The demon caught Rebekka in the forest, turning day into night and nature into a seething weapon. He arrived in a tornado swirl of fury, encircling her in a wind of dirt and shattered trees and rocks from which there was no escape. Trapping her there until her heart threatened to burst and only terror filled her. And then he relented—allowing what was left of the trail she’d been running on to fall back to earth in a twisted, horrifying demonstration of his power—and that was worse.
In the unnatural calm following the violence, he took form. A creature of nightmare. A dark-skinned thing heralding damnation.
Leathery batlike wings spread out to block the sight of anything but him. Fingers ended in wicked talons and yellow eyes danced with sinister glee. His forked tongue flicked out to taste her fear while a barbed tail coiled around his thigh like a living thing.
His smile held a wealth of cruelty. His gaze held her immobile, trembling in the face of her own death.
Lightning-fast his hand wrapped around her throat, a razor-sharp claw digging into her flesh, slicing through it with ease. But instead of delivering torment and death, he released her, drawing his hand back to lap at blood-covered fingers.
“So there are other players in this game than the one I so recently encountered,” he said. “Your father’s involvement is a surprise. He had no love for humans when I was last among my kind.”
He laughed, a sharp-edged sound sending shards of ice sliding into Rebekka’s spine. And then as quickly as he appeared, the demon dissolved into nothing, leaving her shaking as she surrendered to terror and sank to her knees at the center of the destruction he’d wrought.
Rebekka pressed trembling fingers to the wound at her throat, stopped the flow of blood despite the wild pounding of her pulse beneath her fingertips. Nausea swelled in the aftermath of surviving the encounter.
The sweat from her run became a cold clamminess on her skin. Shudder after shudder racked her frame as the demon’s words played over and over in her mind.
Her features were those of her mother, as were the deep brown of her hair and the blue of her eyes. There was nothing in her looks to identify who her father had been, and she’d never asked. What child of a prostitute wanted to hear her mother admit she had no idea which man left more than his money behind?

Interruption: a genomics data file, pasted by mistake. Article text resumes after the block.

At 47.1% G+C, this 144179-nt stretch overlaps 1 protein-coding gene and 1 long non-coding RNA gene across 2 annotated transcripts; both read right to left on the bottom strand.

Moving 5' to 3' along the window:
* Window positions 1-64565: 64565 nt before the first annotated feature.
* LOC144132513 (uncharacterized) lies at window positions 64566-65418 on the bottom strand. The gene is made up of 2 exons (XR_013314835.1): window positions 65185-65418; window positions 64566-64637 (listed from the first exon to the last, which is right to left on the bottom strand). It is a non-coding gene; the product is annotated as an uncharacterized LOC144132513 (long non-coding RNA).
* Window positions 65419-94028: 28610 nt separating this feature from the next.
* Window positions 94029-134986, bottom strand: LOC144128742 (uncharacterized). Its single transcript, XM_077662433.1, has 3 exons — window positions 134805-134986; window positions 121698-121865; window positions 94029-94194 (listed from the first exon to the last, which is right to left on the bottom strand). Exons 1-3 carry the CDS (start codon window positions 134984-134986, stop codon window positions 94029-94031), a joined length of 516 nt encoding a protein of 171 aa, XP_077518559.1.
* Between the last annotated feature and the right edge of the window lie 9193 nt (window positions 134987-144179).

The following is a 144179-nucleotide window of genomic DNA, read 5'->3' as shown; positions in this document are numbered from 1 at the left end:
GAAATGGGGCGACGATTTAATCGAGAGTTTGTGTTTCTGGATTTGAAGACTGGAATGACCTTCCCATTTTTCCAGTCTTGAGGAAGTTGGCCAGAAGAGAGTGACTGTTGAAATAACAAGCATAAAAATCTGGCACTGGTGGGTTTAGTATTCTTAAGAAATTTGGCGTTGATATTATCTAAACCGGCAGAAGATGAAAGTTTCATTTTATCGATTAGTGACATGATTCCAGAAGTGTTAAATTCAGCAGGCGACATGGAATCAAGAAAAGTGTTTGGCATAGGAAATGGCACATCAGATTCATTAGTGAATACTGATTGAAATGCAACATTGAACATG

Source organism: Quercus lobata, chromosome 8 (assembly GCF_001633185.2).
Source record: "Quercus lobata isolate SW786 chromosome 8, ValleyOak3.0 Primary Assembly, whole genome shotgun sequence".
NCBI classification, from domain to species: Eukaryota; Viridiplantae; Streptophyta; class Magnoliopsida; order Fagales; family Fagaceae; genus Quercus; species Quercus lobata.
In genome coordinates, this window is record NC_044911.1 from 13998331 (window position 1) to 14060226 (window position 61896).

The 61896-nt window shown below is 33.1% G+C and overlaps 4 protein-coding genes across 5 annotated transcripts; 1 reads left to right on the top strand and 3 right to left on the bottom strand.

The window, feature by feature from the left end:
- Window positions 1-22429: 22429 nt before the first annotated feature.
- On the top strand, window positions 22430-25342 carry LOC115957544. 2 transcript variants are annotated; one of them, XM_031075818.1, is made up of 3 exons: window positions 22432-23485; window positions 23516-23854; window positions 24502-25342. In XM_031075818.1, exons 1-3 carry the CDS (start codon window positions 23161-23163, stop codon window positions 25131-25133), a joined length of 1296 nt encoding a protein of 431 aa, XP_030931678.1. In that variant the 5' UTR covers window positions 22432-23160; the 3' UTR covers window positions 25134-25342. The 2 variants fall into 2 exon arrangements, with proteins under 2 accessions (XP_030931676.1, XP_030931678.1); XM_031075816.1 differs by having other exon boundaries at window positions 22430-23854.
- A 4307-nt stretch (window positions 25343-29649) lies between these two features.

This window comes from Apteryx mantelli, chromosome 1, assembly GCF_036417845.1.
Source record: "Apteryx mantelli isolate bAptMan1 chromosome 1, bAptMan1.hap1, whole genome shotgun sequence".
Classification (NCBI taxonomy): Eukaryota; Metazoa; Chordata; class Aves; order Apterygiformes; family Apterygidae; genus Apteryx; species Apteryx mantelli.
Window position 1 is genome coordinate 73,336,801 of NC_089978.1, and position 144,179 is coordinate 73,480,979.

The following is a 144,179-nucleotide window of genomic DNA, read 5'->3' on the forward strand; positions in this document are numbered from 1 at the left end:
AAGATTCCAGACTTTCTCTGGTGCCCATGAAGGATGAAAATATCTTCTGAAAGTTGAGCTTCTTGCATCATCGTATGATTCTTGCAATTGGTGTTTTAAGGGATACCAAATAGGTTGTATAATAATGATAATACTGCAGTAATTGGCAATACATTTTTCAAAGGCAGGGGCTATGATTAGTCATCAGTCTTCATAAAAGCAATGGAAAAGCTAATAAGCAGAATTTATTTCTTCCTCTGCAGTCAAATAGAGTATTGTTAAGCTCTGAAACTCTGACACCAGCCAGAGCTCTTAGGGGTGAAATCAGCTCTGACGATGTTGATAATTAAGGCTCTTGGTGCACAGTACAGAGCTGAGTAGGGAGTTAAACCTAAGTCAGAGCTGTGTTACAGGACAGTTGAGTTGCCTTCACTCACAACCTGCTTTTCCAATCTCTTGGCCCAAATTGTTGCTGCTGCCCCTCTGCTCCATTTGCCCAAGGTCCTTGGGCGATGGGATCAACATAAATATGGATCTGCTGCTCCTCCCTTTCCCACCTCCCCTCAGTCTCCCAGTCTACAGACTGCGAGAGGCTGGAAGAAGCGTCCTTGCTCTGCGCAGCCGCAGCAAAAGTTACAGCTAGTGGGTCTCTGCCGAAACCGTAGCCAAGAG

Rebekka’s thoughts went to the place above her pubic mound where an ugly black circle with a scarlet red P in its center had been forcibly tattooed onto her skin. A terrifying memory from that day skirted at the edge of her consciousness. She reached for it but it eluded her as it always did, and she let it go, ashamed at the gratitude she felt for not having to confront whatever truth lay repressed by her mind.
A different horror had her standing, frantically looking around for the Weres who’d been somewhere on the trail ahead of her when the demon arrived. Relief came with the absence of twisted, broken bodies. It swept through her and brought with it sweet denial and a refuge in purpose. Her ability to heal using her hands and will alone was proof there was no stain on her soul, no taint of it in her blood despite the demon’s words.
Rebekka began running, scrambling and jumping over the demon-created debris. She caught up to the Weres a short time later. Of those waiting, only Levi appeared fully human, his lion form lost forever unless her gift deepened, strengthened.
The six Weres she and Levi and Tir had freed from the maze less than an hour ago were grotesque mixtures of human and animal, made that way by a man using witch-charmed silver and torture to twist them into an abomination of form.
Levi’s eyes flicked to the wound on her neck and his nostrils flared, his senses Were despite no longer having a lion form. “I smell the demon Abijah. What happened?”
“He caught up to me then left. I’m okay.”
She didn’t want to reveal what the demon said. In truth, she didn’t want to think about it at all or lose the shield of denial she’d managed to erect.
Lion-gold eyes met hers for a long moment, as if Levi sensed an evasion. He let it go, and she turned her attention to the waiting Weres.
There were five of them. Two Wolves, a Leopard, a Tiger, and Cyrin, Levi’s brother.
Pity and anger and sadness churned together inside her. Horror for what they’d endured and for what they’d lost.
“I’ve told them what their choices are and what to expect,” Levi said. “They all want you to heal them.”
She looked at the gathered Weres and asked, “Who’s first?”